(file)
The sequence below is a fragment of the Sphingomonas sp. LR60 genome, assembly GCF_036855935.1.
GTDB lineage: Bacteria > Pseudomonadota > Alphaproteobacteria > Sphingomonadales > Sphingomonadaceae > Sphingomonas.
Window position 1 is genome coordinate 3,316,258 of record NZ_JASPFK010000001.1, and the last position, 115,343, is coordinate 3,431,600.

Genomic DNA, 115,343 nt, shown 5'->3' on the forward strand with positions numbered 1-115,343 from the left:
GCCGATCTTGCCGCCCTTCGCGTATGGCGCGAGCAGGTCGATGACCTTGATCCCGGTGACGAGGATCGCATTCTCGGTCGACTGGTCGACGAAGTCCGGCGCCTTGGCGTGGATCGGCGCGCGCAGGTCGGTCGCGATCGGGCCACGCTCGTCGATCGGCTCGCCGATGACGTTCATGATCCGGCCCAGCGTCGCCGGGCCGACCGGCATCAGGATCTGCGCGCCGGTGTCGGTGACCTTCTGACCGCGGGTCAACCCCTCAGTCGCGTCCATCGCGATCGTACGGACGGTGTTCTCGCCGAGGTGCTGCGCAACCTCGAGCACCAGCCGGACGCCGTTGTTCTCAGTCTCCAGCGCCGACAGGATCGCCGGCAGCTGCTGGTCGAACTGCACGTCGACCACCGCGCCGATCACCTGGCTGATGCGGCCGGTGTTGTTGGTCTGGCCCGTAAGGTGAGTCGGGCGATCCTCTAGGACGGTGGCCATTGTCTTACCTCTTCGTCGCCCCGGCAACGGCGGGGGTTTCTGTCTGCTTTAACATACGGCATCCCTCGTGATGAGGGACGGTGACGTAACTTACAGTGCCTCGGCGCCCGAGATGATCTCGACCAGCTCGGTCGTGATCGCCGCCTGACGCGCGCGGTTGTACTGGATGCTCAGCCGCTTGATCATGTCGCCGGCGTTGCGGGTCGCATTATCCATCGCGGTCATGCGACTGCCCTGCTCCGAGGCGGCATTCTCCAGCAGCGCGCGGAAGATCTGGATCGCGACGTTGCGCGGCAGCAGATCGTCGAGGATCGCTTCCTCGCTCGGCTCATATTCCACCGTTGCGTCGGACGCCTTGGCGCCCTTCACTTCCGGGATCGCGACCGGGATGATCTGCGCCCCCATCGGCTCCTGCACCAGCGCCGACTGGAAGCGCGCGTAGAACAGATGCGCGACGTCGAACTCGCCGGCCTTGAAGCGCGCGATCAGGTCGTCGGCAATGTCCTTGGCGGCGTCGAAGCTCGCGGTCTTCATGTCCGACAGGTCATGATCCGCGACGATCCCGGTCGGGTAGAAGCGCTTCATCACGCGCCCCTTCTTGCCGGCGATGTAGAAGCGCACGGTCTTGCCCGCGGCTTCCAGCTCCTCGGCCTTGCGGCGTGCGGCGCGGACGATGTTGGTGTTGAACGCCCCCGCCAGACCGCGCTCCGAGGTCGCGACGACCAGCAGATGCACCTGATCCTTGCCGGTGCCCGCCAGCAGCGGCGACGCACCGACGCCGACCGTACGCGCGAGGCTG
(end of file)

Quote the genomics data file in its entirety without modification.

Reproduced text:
The sequence below is a fragment of the Sphingomonas sp. LR60 genome, assembly GCF_036855935.1.
GTDB lineage: Bacteria > Pseudomonadota > Alphaproteobacteria > Sphingomonadales > Sphingomonadaceae > Sphingomonas.
Window position 1 is genome coordinate 3,316,258 of record NZ_JASPFK010000001.1, and the last position, 115,343, is coordinate 3,431,600.

Genomic DNA, 115,343 nt, shown 5'->3' on the forward strand with positions numbered 1-115,343 from the left:
GCCGATCTTGCCGCCCTTCGCGTATGGCGCGAGCAGGTCGATGACCTTGATCCCGGTGACGAGGATCGCATTCTCGGTCGACTGGTCGACGAAGTCCGGCGCCTTGGCGTGGATCGGCGCGCGCAGGTCGGTCGCGATCGGGCCACGCTCGTCGATCGGCTCGCCGATGACGTTCATGATCCGGCCCAGCGTCGCCGGGCCGACCGGCATCAGGATCTGCGCGCCGGTGTCGGTGACCTTCTGACCGCGGGTCAACCCCTCAGTCGCGTCCATCGCGATCGTACGGACGGTGTTCTCGCCGAGGTGCTGCGCAACCTCGAGCACCAGCCGGACGCCGTTGTTCTCAGTCTCCAGCGCCGACAGGATCGCCGGCAGCTGCTGGTCGAACTGCACGTCGACCACCGCGCCGATCACCTGGCTGATGCGGCCGGTGTTGTTGGTCTGGCCCGTAAGGTGAGTCGGGCGATCCTCTAGGACGGTGGCCATTGTCTTACCTCTTCGTCGCCCCGGCAACGGCGGGGGTTTCTGTCTGCTTTAACATACGGCATCCCTCGTGATGAGGGACGGTGACGTAACTTACAGTGCCTCGGCGCCCGAGATGATCTCGACCAGCTCGGTCGTGATCGCCGCCTGACGCGCGCGGTTGTACTGGATGCTCAGCCGCTTGATCATGTCGCCGGCGTTGCGGGTCGCATTATCCATCGCGGTCATGCGACTGCCCTGCTCCGAGGCGGCATTCTCCAGCAGCGCGCGGAAGATCTGGATCGCGACGTTGCGCGGCAGCAGATCGTCGAGGATCGCTTCCTCGCTCGGCTCATATTCCACCGTTGCGTCGGACGCCTTGGCGCCCTTCACTTCCGGGATCGCGACCGGGATGATCTGCGCCCCCATCGGCTCCTGCACCAGCGCCGACTGGAAGCGCGCGTAGAACAGATGCGCGACGTCGAACTCGCCGGCCTTGAAGCGCGCGATCAGGTCGTCGGCAATGTCCTTGGCGGCGTCGAAGCTCGCGGTCTTCATGTCCGACAGGTCATGATCCGCGACGATCCCGGTCGGGTAGAAGCGCTTCATCACGCGCCCCTTCTTGCCGGCGATGTAGAAGCGCACGGTCTTGCCCGCGGCTTCCAGCTCCTCGGCCTTGCGGCGTGCGGCGCGGACGATGTTGGTGTTGAACGCCCCCGCCAGACCGCGCTCCGAGGTCGCGACGACCAGCAGATGCACCTGATCCTTGCCGGTGCCCGCCAGCAGCGGCGACGCACCGACGCCGACCGTACGCGCGAGGCTG